Introvert’s dilemma, perhaps?

Photo by me. See my other Toronto photos on Flickr.

Toronto, Part 1: Fredelle

Graffiti of the word "Toronto" in red with green borders.

Graffiti Alley introduces itself.

Toronto had been calling me my whole life.

Somewhat odd, maybe. Seems more like something people say about Hawaii or Tuscany than about a city in Ontario. But I’ve always thought of Toronto as a cosmopolitan place—a place full of brilliant, delightful people.

This is because of a large figure in my childhood: Fredelle. Fredelle was my mom’s best friend when I was a kid, and we’d go visit her in the small town in New Hampshire where she lived for part of the year. The rest of the time she lived in Toronto, a mythical Emerald City where I’d never been.

Fredelle was a first-rate storyteller, and had a keen eye and ear for bullshit. She’d grown up on the Saskatchewan prairie, and had no patience for anything less than honesty.

For me as a child, she was the ultimate in intellectual and cultural knowledge. She’d traveled all over the world; she’d written memoirs and books about raising creative kids. She baked sesame cookies that were notorious for burning if you left them in even one minute too long (which she never did). She was independent and a feminist, though I don’t remember her ever using that word.

Fredelle could have a sharp edge. I remember telling her that my school had gotten a new American flag that had flown above the state house previously. She said, “Anya, that’s the kind of thing that doesn’t interest me at all.”

But her interest, when you had it, was laser-like and unforced. When she listened to you—and even when she was the one telling a story—you felt surrounded by her brilliance and her complete attention. I wonder what she would have made of our fragmented world of cell phones, apps, and swiping left and right.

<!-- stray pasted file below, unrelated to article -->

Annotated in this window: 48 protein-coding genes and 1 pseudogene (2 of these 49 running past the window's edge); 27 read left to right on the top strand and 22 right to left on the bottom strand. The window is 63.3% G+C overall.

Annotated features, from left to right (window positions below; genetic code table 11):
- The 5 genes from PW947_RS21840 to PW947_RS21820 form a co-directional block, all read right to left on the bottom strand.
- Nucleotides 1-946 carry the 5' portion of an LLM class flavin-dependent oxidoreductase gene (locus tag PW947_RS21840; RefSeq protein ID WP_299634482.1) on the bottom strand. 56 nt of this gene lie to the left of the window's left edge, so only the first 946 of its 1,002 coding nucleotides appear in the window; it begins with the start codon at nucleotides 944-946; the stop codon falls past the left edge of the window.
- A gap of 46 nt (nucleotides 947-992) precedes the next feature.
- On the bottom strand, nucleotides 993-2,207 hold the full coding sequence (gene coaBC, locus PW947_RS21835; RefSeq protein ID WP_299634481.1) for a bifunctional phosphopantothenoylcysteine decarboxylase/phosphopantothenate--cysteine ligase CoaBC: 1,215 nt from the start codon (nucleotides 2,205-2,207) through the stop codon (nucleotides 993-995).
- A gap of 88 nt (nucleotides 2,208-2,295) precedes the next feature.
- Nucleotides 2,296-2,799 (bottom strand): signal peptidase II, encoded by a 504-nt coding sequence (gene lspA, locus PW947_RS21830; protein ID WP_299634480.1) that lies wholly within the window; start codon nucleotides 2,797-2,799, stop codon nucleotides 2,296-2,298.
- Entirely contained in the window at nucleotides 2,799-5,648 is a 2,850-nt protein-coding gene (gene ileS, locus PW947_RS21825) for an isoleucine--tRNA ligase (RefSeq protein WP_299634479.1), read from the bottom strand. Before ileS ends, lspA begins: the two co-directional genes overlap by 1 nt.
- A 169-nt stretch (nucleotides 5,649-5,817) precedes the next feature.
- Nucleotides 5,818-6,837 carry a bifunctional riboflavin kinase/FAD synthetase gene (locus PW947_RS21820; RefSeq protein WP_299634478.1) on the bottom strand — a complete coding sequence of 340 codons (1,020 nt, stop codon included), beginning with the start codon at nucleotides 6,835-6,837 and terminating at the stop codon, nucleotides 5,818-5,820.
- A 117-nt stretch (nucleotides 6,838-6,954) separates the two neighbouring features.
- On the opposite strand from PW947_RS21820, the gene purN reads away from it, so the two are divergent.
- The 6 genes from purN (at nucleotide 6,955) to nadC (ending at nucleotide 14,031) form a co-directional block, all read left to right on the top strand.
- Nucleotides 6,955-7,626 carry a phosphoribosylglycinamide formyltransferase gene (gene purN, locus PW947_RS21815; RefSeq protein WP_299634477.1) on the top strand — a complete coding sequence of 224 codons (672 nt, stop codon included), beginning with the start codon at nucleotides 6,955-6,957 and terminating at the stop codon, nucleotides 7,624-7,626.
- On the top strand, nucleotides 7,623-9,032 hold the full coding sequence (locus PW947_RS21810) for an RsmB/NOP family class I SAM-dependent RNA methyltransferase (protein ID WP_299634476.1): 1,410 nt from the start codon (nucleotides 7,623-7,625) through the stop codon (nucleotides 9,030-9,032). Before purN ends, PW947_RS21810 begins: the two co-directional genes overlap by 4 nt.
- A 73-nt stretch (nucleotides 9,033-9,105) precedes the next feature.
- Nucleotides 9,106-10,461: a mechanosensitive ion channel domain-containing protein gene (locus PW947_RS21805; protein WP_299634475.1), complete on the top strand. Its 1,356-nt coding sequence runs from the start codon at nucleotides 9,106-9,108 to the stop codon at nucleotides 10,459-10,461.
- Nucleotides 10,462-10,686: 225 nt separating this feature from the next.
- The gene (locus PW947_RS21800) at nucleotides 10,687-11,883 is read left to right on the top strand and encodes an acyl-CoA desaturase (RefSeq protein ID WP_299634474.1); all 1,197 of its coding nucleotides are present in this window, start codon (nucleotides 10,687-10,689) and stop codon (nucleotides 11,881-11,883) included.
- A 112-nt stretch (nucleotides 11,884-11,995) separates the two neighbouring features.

A business sign saying "This is the place," hanging outside a brick building.

Because Fredelle lived part of the time in Toronto, I associated the city with high culture. What culture meant to a nine-year-old, I’m not sure. Some combination of graciousness and fearlessness, and lots of art all around.

Fredelle died of brain cancer when I was a teenager. Her loss to my family was surgical, both abrupt and enormous. Strangely, though I was sad when she died, I don’t remember grieving hugely. Maybe this was because I was at the height of teenage self-absorption, or maybe it was because I already considered her, at 67, to be quite old.

I never visited Toronto during Fredelle’s lifetime. But this week, I finally traveled there. Decades after she painted a bright picture in my mind of a city of kindness, sophistication, and order, I explored it as an adult.

More later on what I found there.

Dedicated to the memory of Fredelle Maynard, 1922-1989.

Photos in this post by me. View my other Toronto photos.

 

 

Beauties of Bushwick

big-wall-1

Every time I go to New York City, I stay in a different neighborhood. (Thank goodness for airbnb, which brings the price on this way down.)

Last weekend I stayed in Bushwick, a part of Brooklyn I’d never seen. Walking from the M train to my host’s apartment, I was initially uncomfortable. I saw boarded-up windows, dog poop on the sidewalk, graffiti tags everywhere.

But as I settled in, I saw a lot to like. Bushwick is up-and-coming (translation: hipsters are invading), but it’s not smoothed-over or yuppified. Brooklyn spikiness is in full effect.

The people I talked to were friendly and self-assured. A little girl skimmed past me on her skateboard and gave me a big grin.

I had an amazing meal at a great bar, Central Station. If I lived here, this would be my local.

And I’ve never seen better wall art in New York. The lines between graffiti, mural, and commissioned wall painting were sometimes unclear, but all over Bushwick, faces and colors sprout from the brick and concrete.

bushwick-girl-brooklyn

You can see my full album of Bushwick photos here on Flickr, where they’re under a Creative Commons license.

What are some of your favorite parts of Brooklyn and NYC?